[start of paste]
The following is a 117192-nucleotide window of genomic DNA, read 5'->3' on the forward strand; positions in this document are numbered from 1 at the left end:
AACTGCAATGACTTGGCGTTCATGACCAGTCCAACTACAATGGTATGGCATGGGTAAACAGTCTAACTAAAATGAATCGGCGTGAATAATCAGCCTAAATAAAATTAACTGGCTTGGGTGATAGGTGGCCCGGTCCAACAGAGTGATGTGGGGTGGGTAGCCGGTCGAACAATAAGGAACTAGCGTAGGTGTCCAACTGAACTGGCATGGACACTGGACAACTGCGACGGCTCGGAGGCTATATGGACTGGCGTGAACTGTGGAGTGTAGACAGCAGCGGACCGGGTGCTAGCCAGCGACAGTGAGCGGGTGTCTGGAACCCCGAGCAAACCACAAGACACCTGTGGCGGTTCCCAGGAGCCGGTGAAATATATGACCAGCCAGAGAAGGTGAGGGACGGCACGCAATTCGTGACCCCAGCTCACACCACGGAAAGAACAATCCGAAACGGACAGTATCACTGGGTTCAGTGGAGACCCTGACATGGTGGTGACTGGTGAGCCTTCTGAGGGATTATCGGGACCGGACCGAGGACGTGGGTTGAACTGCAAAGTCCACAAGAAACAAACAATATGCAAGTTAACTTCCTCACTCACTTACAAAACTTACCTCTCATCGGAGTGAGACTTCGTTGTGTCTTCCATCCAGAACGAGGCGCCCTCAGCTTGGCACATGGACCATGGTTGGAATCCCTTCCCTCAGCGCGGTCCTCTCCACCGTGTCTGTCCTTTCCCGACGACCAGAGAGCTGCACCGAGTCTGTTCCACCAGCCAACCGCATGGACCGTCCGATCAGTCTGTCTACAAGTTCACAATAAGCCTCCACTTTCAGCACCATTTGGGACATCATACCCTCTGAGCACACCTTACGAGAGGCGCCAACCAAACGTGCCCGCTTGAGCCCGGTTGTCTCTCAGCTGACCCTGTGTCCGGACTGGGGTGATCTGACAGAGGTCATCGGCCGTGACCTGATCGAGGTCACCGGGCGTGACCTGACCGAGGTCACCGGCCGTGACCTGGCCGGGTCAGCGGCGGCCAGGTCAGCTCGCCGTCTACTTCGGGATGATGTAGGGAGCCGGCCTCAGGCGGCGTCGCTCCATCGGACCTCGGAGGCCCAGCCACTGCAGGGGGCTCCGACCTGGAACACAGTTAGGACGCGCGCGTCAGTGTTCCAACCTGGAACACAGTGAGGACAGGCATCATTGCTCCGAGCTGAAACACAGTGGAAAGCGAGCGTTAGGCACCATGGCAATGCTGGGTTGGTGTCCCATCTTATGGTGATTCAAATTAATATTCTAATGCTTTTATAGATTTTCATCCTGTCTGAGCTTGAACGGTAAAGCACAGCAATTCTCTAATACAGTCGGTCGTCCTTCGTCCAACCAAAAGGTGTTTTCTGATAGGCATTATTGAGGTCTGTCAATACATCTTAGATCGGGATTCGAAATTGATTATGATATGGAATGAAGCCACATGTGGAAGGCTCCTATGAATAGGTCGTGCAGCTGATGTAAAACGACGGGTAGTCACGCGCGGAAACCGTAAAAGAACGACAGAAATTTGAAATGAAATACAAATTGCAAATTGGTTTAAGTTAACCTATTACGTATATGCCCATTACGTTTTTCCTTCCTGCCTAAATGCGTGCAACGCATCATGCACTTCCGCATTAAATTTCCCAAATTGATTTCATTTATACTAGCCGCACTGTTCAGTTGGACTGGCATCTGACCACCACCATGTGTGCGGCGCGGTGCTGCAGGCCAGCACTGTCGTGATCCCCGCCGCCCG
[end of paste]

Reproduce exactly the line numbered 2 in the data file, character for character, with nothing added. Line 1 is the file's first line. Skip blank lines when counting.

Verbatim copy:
AACTGCAATGACTTGGCGTTCATGACCAGTCCAACTACAATGGTATGGCATGGGTAAACAGTCTAACTAAAATGAATCGGCGTGAATAATCAGCCTAAATAAAATTAACTGGCTTGGGTGATAGGTGGCCCGGTCCAACAGAGTGATGTGGGGTGGGTAGCCGGTCGAACAATAAGGAACTAGCGTAGGTGTCCAACTGAACTGGCATGGACACTGGACAACTGCGACGGCTCGGAGGCTATATGGACTGGCGTGAACTGTGGAGTGTAGACAGCAGCGGACCGGGTGCTAGCCAGCGACAGTGAGCGGGTGTCTGGAACCCCGAGCAAACCACAAGACACCTGTGGCGGTTCCCAGGAGCCGGTGAAATATATGACCAGCCAGAGAAGGTGAGGGACGGCACGCAATTCGTGACCCCAGCTCACACCACGGAAAGAACAATCCGAAACGGACAGTATCACTGGGTTCAGTGGAGACCCTGACATGGTGGTGACTGGTGAGCCTTCTGAGGGATTATCGGGACCGGACCGAGGACGTGGGTTGAACTGCAAAGTCCACAAGAAACAAACAATATGCAAGTTAACTTCCTCACTCACTTACAAAACTTACCTCTCATCGGAGTGAGACTTCGTTGTGTCTTCCATCCAGAACGAGGCGCCCTCAGCTTGGCACATGGACCATGGTTGGAATCCCTTCCCTCAGCGCGGTCCTCTCCACCGTGTCTGTCCTTTCCCGACGACCAGAGAGCTGCACCGAGTCTGTTCCACCAGCCAACCGCATGGACCGTCCGATCAGTCTGTCTACAAGTTCACAATAAGCCTCCACTTTCAGCACCATTTGGGACATCATACCCTCTGAGCACACCTTACGAGAGGCGCCAACCAAACGTGCCCGCTTGAGCCCGGTTGTCTCTCAGCTGACCCTGTGTCCGGACTGGGGTGATCTGACAGAGGTCATCGGCCGTGACCTGATCGAGGTCACCGGGCGTGACCTGACCGAGGTCACCGGCCGTGACCTGGCCGGGTCAGCGGCGGCCAGGTCAGCTCGCCGTCTACTTCGGGATGATGTAGGGAGCCGGCCTCAGGCGGCGTCGCTCCATCGGACCTCGGAGGCCCAGCCACTGCAGGGGGCTCCGACCTGGAACACAGTTAGGACGCGCGCGTCAGTGTTCCAACCTGGAACACAGTGAGGACAGGCATCATTGCTCCGAGCTGAAACACAGTGGAAAGCGAGCGTTAGGCACCATGGCAATGCTGGGTTGGTGTCCCATCTTATGGTGATTCAAATTAATATTCTAATGCTTTTATAGATTTTCATCCTGTCTGAGCTTGAACGGTAAAGCACAGCAATTCTCTAATACAGTCGGTCGTCCTTCGTCCAACCAAAAGGTGTTTTCTGATAGGCATTATTGAGGTCTGTCAATACATCTTAGATCGGGATTCGAAATTGATTATGATATGGAATGAAGCCACATGTGGAAGGCTCCTATGAATAGGTCGTGCAGCTGATGTAAAACGACGGGTAGTCACGCGCGGAAACCGTAAAAGAACGACAGAAATTTGAAATGAAATACAAATTGCAAATTGGTTTAAGTTAACCTATTACGTATATGCCCATTACGTTTTTCCTTCCTGCCTAAATGCGTGCAACGCATCATGCACTTCCGCATTAAATTTCCCAAATTGATTTCATTTATACTAGCCGCACTGTTCAGTTGGACTGGCATCTGACCACCACCATGTGTGCGGCGCGGTGCTGCAGGCCAGCACTGTCGTGATCCCCGCCGCCCG